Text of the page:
The book is an infographic collection on the importance and scientific facts about our fifth sense – touch. This could not have been published in a better time with social distancing impacting our lives, and how much touch has been debated in various forms that we see today. Author Steve Haines presents the medical as well as the physical, emotional and mental effects of touch on a human being. The author also goes on to distinguish the trauma of bad touch and the healing power of good touch. It is a beautiful book – the illustrations are modern and geometric with minimal colours and painting like. The pictures are so beautiful, each page feels like an art in itself that can be framed. It is a good book to read if you are interested to know more about Touch or have a knack of curiosity for how this sense works with many fun facts.

Buy the book: Touch is Really Strange


4) Paris 2119 by Zep and Dominique Bertail

Print Length: 88 pages
Format: Digital copy
Publisher: Magnetic Press

A futuristic sci-fi graphic novel featuring diverse characters, Paris 2119 by Zep and Bertail tells the story of Tristan Keys. A young man who hangs on to travelling in metros, a bygone transportation system only used by the outcasts and rebels in the age of Transcore. Transcore is the ultimate transportation system guaranteeing the fastest travel time with accuracy in location. However, Tristan is not so sure after encountering two incidents that involve the shady business of Transcore. Okay, first off, I like the illustrations. It is grey, a tad bit grim and reminds me of older comic book visuals. I wouldn’t recommend it for 12 and below aged children due to some nudity involved, however, the concept of the story is intriguing. All I wish was for the story to not end so abruptly. Not sure if there is Vol. 2 coming out, but I would like to read what happens to Transcore after (spoiler alert) Tristen escapes with his identity wiped out.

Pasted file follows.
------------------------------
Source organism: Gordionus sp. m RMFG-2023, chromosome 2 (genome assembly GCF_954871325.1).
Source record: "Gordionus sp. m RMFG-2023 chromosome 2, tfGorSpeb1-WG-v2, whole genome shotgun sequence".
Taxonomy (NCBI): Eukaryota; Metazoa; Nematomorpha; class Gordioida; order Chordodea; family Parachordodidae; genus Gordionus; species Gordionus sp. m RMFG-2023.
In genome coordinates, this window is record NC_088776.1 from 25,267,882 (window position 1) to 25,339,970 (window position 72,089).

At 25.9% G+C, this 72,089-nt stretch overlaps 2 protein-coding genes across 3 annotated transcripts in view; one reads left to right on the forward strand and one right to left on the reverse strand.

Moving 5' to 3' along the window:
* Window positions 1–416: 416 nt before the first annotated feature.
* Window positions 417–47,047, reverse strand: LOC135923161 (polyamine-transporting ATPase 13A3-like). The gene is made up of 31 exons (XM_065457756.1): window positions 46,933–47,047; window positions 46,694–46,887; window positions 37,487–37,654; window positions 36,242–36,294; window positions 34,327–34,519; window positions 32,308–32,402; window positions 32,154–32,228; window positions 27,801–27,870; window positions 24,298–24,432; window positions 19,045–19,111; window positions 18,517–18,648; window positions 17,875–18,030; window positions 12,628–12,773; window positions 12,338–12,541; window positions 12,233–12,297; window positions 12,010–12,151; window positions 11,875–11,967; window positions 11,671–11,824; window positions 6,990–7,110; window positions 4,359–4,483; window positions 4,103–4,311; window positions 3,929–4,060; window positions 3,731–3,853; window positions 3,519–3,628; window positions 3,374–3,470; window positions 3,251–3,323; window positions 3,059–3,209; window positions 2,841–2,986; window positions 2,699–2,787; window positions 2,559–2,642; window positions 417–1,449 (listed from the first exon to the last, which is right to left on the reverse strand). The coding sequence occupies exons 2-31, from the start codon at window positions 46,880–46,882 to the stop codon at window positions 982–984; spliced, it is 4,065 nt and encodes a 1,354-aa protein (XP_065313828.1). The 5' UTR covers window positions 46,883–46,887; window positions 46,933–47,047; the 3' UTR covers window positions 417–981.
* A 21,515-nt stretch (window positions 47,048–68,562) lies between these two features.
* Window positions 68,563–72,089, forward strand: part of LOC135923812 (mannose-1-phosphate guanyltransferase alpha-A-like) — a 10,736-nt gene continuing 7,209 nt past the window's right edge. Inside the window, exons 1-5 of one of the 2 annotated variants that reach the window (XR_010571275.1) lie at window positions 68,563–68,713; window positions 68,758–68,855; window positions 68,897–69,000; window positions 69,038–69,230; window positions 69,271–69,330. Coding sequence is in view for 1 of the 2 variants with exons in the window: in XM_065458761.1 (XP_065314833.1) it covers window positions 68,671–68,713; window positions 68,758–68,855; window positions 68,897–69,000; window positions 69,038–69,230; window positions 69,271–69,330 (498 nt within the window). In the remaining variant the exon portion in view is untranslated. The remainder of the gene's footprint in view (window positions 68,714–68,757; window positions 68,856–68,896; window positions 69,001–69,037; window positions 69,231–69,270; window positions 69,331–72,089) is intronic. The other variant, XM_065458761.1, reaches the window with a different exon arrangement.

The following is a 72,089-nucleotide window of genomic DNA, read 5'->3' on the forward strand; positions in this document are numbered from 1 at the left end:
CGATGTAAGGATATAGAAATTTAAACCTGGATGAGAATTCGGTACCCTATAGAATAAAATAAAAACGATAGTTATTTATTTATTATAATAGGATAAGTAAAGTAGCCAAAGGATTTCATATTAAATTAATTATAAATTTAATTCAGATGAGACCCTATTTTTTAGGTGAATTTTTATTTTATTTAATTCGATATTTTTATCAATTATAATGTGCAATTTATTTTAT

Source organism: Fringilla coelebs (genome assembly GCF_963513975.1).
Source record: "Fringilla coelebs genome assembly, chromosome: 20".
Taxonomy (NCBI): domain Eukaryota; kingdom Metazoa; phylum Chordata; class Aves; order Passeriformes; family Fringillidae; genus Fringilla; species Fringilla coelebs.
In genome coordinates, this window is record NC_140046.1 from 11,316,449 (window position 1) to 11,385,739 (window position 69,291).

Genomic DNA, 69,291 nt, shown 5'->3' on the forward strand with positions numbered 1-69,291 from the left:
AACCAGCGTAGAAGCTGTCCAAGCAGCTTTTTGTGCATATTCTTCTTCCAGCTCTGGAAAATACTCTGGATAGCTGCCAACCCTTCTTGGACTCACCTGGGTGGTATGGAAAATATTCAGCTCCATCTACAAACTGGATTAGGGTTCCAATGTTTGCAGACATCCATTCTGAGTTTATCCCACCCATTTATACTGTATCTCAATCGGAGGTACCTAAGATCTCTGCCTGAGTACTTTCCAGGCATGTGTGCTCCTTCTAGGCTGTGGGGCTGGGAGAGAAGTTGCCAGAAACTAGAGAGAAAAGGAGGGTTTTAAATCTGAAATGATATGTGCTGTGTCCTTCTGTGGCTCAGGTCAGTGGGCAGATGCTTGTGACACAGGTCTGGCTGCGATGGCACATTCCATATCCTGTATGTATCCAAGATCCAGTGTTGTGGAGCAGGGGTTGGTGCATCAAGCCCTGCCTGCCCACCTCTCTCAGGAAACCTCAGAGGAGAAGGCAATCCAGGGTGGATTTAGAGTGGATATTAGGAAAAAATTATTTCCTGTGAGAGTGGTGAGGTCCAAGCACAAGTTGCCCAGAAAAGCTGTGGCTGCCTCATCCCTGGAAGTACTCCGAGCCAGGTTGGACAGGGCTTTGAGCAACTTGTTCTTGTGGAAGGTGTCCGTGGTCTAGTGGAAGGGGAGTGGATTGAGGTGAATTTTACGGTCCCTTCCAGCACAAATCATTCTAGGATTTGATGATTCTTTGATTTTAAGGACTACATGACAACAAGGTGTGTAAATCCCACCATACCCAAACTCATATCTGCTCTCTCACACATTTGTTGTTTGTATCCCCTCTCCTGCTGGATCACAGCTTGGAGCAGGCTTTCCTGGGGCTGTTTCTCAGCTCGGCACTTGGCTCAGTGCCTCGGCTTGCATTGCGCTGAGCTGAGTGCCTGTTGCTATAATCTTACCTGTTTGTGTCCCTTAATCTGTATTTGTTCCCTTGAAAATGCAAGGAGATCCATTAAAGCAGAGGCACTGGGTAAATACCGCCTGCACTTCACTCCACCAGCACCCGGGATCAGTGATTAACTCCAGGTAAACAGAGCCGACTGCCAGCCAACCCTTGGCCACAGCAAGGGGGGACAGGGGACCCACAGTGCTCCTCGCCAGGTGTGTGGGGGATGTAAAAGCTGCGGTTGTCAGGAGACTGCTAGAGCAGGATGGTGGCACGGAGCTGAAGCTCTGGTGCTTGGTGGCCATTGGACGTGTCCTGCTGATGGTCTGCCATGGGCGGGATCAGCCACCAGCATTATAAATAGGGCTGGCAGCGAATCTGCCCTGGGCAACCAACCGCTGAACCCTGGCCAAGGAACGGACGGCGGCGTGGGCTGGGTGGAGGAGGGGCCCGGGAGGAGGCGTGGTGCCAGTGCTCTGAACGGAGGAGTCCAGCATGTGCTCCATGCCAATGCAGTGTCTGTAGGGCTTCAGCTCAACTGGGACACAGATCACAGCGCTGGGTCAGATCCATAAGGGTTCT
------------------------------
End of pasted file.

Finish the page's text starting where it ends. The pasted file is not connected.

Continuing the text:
Buy the book: Paris 2119


5) Kusama by Elisa Macellari

Print Length: 128 pages
Format: Digital copy
Publisher: Laurence King Publishing

Kusama by Elisa Macellari is a unique graphic novel that portrays the life of a Japanese artist named Yayoi Kusuma. What I found intriguing is the art in which Kusuma’s feelings, troubles and her sense of activism are captured in a peculiar form of illustrations and colours. The book is not suitable for children. However, anyone who wants to read about women who have impacted the world with their art should read this. I did find it a bit hard to understand a few perspectives, but then, I wasn’t acquainted with who Yayoi Kusuma was before I read the novel. Overall, it is a good read if you are interested in knowing about the artist, her art and her activism after moving to America from Japan.

Buy the book: Kusama

Note: I read across various genres, and I am trying to expand my reading preferences. If you have any recommendations, feel free to write in your suggestions below.

Thank you so much for reading this post. Cheers!

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This work is licensed under a Creative Commons Attribution-NonCommercial-NoDerivatives 4.0 International License.

Published by

Shilpa

A closet writer with a knack for adding vivid, witty & personal details. I love coffee, books and food. Highly appreciate lo-fi music and illustrations. Borderline obsessed with stationery, productivity and organisation tools. Always in search of adventures & stories by travelling or being buried in books. Current Status ↠ Growing plants in my room. Life Goals ↠ Spark conversations, ideas & inspiration with a cup of mild roasted black coffee.